CHSRA Continues Working to Control Costs
One of the most common sources of cost overruns on a megaproject are change orders. The California High Speed Rail Authority today adopted policies to reduce them as well as to manage contingencies within the existing budget:
At their meeting in Sacramento, board members unanimously adopted a plan to set and manage contingencies for individual construction contracts for the statewide rail system. That will include the $985 million contract already awarded — but yet to be signed — to build the first 30-mile stretch from Madera through Fresno.
The amount of the contingency allowance will depend on conditions for each construction section, officials said….
That approach includes a detailed assessment of each construction segment and running potential risks through computer simulations to estimate the likelihood of cost increases. That analysis would guide the authority’s managers and board in setting, managing and adjusting contingency allowances for each contract.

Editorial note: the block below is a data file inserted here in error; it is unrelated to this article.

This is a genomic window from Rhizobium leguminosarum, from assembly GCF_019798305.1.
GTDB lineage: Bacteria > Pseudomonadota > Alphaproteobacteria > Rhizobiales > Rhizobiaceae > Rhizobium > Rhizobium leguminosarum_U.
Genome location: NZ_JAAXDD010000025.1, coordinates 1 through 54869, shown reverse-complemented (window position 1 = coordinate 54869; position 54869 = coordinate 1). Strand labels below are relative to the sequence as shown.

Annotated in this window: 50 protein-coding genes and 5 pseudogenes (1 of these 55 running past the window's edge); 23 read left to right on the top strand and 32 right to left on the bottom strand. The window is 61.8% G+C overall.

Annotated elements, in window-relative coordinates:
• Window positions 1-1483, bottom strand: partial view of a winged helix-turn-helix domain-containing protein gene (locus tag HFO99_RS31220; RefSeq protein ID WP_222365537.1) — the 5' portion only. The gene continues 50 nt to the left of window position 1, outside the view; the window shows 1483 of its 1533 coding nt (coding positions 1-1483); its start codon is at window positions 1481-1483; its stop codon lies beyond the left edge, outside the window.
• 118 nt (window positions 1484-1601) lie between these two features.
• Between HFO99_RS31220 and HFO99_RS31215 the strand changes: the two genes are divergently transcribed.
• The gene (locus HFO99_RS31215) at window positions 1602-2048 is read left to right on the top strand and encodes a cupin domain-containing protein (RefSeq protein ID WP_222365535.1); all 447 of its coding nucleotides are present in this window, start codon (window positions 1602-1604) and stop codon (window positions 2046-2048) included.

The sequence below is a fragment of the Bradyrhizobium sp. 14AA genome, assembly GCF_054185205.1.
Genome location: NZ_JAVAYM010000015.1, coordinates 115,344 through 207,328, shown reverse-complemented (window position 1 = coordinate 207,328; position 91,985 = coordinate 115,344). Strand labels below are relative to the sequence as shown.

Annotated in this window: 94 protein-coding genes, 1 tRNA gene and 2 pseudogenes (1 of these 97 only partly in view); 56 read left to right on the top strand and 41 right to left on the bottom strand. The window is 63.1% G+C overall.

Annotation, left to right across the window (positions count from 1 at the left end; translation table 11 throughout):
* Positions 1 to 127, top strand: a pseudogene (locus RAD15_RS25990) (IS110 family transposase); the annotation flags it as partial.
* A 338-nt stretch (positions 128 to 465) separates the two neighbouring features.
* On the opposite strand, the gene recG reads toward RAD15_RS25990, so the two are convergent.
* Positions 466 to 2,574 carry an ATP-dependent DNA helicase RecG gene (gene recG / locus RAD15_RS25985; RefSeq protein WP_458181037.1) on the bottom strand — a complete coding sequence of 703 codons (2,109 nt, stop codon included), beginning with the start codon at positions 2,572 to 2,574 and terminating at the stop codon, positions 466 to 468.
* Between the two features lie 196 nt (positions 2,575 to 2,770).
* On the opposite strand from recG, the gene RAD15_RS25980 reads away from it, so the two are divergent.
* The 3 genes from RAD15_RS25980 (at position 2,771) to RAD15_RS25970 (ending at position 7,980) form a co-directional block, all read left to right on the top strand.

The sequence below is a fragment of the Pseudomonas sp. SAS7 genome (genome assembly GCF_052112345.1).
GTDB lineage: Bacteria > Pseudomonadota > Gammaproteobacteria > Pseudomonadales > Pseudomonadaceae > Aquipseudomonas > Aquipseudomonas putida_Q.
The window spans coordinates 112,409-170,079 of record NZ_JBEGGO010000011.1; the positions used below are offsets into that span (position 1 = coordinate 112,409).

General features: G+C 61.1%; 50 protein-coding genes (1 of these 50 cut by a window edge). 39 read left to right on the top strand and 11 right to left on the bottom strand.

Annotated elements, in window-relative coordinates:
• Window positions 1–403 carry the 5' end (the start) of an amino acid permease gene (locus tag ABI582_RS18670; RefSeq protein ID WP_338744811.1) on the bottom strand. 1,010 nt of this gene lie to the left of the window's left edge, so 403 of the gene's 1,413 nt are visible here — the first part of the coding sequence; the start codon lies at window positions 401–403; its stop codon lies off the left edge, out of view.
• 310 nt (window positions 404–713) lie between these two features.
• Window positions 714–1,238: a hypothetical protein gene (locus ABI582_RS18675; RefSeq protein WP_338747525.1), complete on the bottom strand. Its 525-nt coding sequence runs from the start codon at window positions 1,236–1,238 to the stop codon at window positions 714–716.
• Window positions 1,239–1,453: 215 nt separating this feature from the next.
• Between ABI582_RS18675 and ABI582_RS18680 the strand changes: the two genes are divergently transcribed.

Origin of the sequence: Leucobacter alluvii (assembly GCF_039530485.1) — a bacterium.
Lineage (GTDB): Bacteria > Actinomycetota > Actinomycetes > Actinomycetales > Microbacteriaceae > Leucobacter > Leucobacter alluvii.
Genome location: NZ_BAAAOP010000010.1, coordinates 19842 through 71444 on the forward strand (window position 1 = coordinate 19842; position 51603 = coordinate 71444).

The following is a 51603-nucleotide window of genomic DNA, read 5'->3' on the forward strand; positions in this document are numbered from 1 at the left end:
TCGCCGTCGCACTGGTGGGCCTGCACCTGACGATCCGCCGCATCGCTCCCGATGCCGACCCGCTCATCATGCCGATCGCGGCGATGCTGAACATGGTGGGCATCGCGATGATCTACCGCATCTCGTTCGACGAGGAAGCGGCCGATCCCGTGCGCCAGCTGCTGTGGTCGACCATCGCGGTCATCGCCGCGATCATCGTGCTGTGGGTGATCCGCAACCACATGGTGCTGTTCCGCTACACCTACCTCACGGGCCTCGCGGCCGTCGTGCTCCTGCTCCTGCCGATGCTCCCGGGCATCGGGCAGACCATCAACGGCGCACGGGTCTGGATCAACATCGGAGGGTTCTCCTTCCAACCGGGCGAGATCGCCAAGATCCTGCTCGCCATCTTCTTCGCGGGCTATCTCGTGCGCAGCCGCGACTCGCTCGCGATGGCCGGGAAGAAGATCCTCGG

Rather than setting aside a certain amount for contingencies as a percentage of the budget, they’re taking a smarter approach to anticipate potential sources of cost increases. That builds on their work to reduce change orders:
The rail authority has touted its use of design-build contracts as a way to avoid change orders because since the contractor is the architect and engineer, the builder has no one to blame but his or her own team for costly engineering errors.
Morales and Richard said contingencies will allow for factors that were unpredictable when contractors bid on projects. “This is not for a contractor to come in and say, ‘We missed something,’ ” Morales said. “But something like soil conditions being different than what we all expected would come under a contingency.”
Richard added that a contingency would also apply “if utility maps weren’t updated, and you open up a trench to find a gas line instead of just cables.”
Skeptics have long charged that the contractor would simply find ways to make money on the back end by submitting numerous change orders and raising the overall project cost that way. The CHSRA’s policies are a good way to reduce that possibility. Reducing cost overruns will go a long way to building public support to fund the completion of the project, and it’s clear that the Authority is rightly taking this issue seriously.